I rarely ever get out to the Phoenix Sonoran Preserve. It’s one of the newer bits of municipal open space in Phoenix, but it’s a bit far from me. Last time I was here, it was also shorter on mileage than I’d like.
In February of 2021, I went back for another look. This time, there were trails south of the major road that leads to the trailhead. I consulted Trailforks and formed a plan of attack with a goal of at least 20 miles.
Let’s walk through it to see what you need to know.
Busy at the Parking Lot
The mid-morning on a Sunday parking situation at the main Phoenix Sonoran Preserve trailhead is pretty brisk. So either go earlier or later, as the season’s weather allows.
The trailhead also has a decently equipped bathroom. I was full on water, so I didn’t bother checking the water fountain situation. Sorry!
As a reminder, I was rolling on a singlespeed hardtail with a 100mm suspension fork. That’s my kind of bike, and these trails are well-suited for it. There are a few super-steep trails that will favor a geared bike, and some chonk on the other side that will be better with a full-suspension bike.
Getting Started at the Phoenix Sonoran Preserve
My ride plan required me to cross Dove Valley Road, which features vehicles regularly traveling at Talladega 500 qualifying speeds, or as close to them as they can get.
Once I got across, I had to follow a dirt road south. And it’s here where you’ll run into a navigational challenge: You need to veer east of a fence about a mile into it so you can connect to the trails. This is currently not marked with a sign.
On to the Real Trails
I spotted more than a few branching bits of singletrack. I made a left onto Cactus Wren, which took me up a steady climb. The trail had an overall nice flow, and I soon had some nice views.
Cactus Wren eventually meets a trail called Great Horned Owl. If you continue south, it’s nice and rideable on any bike. Turn west, though, and this will get steep and rocky.
How steep? Think 300 feet in .2 miles steep.
As you continue on Great Horned Owl, watch for a right turn. If you miss it, you’ll find that it’s barely even a trail anymore. You’ll push your bike up a steep, rubbly mess — about 200 feet in .2 miles.
Great Horned Owl will connect to Valle Vista, which is a stupid amount of fun. I stayed on it, eschewing Desert Tortoise (which I’ll check out next time) until I hit the Dixie Mountain Loop, where I turned left. I might go right next time, not sure.
By the way, opting against the turn onto Desert Tortoise also resulted in a steep, loose, rocky climb. Not as bad as the others, but still tough.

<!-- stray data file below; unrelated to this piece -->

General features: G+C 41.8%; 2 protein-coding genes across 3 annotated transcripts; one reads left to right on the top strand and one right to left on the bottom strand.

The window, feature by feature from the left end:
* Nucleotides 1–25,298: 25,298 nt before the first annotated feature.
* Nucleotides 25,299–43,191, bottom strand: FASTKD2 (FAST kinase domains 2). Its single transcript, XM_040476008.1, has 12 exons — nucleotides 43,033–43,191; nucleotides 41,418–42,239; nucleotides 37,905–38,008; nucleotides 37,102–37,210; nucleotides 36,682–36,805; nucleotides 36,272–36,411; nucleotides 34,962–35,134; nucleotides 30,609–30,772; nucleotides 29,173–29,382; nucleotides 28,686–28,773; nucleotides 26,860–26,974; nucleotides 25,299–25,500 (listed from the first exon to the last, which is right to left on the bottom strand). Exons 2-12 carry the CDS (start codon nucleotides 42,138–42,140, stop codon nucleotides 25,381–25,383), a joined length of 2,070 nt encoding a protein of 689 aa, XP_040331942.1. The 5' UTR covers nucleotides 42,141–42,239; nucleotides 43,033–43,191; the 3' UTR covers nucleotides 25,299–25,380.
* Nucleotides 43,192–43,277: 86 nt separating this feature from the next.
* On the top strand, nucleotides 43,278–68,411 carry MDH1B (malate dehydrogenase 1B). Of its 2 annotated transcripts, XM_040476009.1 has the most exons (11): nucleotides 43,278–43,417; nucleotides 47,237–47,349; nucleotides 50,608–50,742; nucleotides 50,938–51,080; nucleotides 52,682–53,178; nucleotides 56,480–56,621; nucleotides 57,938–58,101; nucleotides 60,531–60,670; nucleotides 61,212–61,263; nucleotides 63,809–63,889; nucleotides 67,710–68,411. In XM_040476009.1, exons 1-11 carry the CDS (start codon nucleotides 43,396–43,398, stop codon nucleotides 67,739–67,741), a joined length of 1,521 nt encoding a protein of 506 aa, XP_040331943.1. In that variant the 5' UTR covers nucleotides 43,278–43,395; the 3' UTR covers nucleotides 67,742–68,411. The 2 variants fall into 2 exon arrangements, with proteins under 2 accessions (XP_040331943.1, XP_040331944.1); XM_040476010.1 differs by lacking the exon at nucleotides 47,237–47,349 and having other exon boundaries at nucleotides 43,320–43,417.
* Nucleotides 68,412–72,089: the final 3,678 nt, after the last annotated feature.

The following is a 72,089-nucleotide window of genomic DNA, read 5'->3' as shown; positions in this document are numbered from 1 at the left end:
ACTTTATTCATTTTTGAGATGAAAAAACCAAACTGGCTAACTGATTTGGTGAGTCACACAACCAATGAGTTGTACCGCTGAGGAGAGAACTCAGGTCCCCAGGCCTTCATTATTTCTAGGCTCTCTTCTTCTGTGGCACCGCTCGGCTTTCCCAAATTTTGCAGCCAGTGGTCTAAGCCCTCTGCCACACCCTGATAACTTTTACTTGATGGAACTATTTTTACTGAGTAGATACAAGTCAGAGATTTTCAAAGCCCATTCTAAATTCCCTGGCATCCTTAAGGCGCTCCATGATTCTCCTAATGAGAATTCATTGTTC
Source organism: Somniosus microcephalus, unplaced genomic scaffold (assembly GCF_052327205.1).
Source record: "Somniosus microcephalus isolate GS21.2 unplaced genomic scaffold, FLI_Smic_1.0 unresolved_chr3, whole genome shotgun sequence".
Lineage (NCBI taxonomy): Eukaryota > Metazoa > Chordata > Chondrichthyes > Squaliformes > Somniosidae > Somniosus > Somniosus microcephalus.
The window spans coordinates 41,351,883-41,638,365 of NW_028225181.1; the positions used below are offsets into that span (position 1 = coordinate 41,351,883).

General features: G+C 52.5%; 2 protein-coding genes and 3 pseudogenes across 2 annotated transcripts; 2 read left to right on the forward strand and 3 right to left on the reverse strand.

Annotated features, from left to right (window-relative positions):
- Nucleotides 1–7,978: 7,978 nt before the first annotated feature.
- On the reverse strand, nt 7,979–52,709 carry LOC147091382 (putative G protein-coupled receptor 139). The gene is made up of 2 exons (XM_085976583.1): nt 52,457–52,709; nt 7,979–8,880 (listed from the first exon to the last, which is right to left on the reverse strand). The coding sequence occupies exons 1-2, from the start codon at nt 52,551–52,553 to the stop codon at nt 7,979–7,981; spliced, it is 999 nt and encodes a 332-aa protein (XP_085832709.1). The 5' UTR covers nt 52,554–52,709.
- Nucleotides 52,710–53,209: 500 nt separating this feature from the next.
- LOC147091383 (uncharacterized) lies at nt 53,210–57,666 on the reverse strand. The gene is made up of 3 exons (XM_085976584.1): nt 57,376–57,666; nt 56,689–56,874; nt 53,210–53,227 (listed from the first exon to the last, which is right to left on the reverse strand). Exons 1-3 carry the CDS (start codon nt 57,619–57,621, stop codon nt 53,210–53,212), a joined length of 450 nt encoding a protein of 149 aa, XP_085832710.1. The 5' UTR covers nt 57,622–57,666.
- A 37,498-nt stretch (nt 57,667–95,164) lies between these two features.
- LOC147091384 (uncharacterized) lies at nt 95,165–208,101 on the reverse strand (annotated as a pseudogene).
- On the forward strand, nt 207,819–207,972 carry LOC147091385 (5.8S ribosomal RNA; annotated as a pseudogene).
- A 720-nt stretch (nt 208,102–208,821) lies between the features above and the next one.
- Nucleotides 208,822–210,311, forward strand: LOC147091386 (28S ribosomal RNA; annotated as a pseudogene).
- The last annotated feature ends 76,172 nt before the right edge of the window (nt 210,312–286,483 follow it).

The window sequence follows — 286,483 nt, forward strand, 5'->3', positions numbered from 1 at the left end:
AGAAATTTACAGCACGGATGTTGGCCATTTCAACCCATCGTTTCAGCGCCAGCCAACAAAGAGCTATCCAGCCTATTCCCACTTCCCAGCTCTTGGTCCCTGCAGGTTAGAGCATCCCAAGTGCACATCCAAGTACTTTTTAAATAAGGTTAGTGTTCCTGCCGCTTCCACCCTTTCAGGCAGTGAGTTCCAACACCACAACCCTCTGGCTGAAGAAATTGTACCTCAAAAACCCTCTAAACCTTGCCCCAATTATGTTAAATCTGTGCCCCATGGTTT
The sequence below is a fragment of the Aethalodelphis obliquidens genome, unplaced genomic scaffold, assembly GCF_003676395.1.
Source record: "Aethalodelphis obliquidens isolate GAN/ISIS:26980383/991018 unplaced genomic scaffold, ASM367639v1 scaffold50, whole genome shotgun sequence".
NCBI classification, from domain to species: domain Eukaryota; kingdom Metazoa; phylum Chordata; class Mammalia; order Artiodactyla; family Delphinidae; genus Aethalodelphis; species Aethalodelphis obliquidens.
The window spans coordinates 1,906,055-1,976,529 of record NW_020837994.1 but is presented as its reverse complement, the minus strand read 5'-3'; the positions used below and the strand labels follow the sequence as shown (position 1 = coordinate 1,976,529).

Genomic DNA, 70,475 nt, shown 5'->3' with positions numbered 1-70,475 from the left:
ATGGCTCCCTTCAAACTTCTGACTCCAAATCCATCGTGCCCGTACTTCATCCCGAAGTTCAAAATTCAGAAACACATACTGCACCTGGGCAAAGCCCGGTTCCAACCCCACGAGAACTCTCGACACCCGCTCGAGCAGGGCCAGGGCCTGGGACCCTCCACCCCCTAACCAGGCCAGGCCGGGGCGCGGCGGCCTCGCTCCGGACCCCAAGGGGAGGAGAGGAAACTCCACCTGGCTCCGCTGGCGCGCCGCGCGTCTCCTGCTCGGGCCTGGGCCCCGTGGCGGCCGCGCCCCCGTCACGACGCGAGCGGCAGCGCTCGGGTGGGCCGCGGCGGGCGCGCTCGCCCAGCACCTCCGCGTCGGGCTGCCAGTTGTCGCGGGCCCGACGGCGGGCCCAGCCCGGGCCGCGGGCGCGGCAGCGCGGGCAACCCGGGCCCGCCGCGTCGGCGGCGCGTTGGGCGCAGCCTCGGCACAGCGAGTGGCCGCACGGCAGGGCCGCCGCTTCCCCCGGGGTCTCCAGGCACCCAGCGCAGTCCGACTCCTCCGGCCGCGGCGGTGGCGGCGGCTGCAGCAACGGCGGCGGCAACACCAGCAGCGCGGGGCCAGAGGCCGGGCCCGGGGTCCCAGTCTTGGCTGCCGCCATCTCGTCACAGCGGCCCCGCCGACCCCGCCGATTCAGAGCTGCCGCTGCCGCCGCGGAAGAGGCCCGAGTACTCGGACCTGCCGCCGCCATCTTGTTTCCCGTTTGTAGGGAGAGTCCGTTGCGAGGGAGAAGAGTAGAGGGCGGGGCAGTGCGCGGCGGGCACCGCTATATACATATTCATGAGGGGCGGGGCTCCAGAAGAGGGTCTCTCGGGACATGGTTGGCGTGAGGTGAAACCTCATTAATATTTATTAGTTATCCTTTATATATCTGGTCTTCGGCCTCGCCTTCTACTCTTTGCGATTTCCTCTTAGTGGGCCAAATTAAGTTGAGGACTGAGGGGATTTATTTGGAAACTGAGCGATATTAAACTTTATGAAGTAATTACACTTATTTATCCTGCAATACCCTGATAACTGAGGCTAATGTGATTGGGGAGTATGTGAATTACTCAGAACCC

Anyway, I stayed on Dixie Mountain Loop until it became Bobcat, which I took to the end near Dove Valley Road.
Headed Back Toward the Trailhead
I had plenty of options for the route back, including going back the same way I came. I was a bit rankled that my most-direct option was a green trail called Dixie Mountain Bypass. It’s a non-technical trail that climbs slightly heading back the way I wanted to go.
Let me pause with a recommendation for trail runners. This trail will make you very, very happy. It looks, at least to me, like trail running perfection. If you run it, let me know if I was right on this one.
Anyway, it was more fun than I expected from being a fairly straight green trail. You can get a singlespeed into a nice groove.
I soon wound up back at the beginning of the proper trails, where Cactus Wren got me started. I doubled back a little for more mileage, and wound up on the aforementioned steep climb that is Great Horned Owl.
Room to Improve for the Phoenix Sonoran Preserve
Most importantly, I also found a singletrack route back toward the trailhead. This does not appear on the Trailforks site or app. I can only conclude that is because the people in charge of such things at the City of Phoenix are trying to prevent additions to the trail network.
And I get it. You don’t want rogue trail builders doing stuff to mess things up. But most of the time, rogue trailbuilders get busy because they’re frustrated by inaction. I suspect that’s the case with the Phoenix Sonoran Preserve. The south side of the trails are a gem, but the interconnections with the other parts of the network are abysmal.
It’s entirely possible, also, that they might get worse. Why? Developers. And 1,400 more red tile roofs. (If I learned anything from watching copious amounts of Scooby Do, it’s that developers are a scourge. Half a decade as a full-time news reporter reinforced what I learned from the crew of the Mystery Machine.)
I don’t see the addition of homes doing much to help trail connectivity here. Here’s a data point to support that: The unmarked trail I rode back to the road originally went under a bridge. That has since been blocked off my city signs choked with passive voice and bureaucratic prose warning that the area is closed and blah blah blah. That tells me that this wonderfully made and fun connector trail is probably an open secret. The city knows it exists, but it might cost them too much in resources and potential blowback to do anything with it.
Once I got back to the trailhead, I puttered around a bit to bump up my mileage and climbing. The Sidewinder was a nice climb that was entirely rideable on a singlespeed. I didn’t think much of the section of the Apache Wash Loop that I used. I was also less than impressed with the trail manners of some other users.
My totals came out to 24 miles with 1,600 feet of climbing.
Wrapping Up a Good Ride
I had a great time riding these trails. Now that I’m familiar with the lay of the land, I can get even more fun out of my next visit.
If you haven’t ridden at the Phoenix Sonoran Preserve yet, get out there. You’re certain to have fun. If you consider anything less than 25 miles too short, definitely put in some time on the Sidewinder after you’ve gotten your fill of what’s on the south side.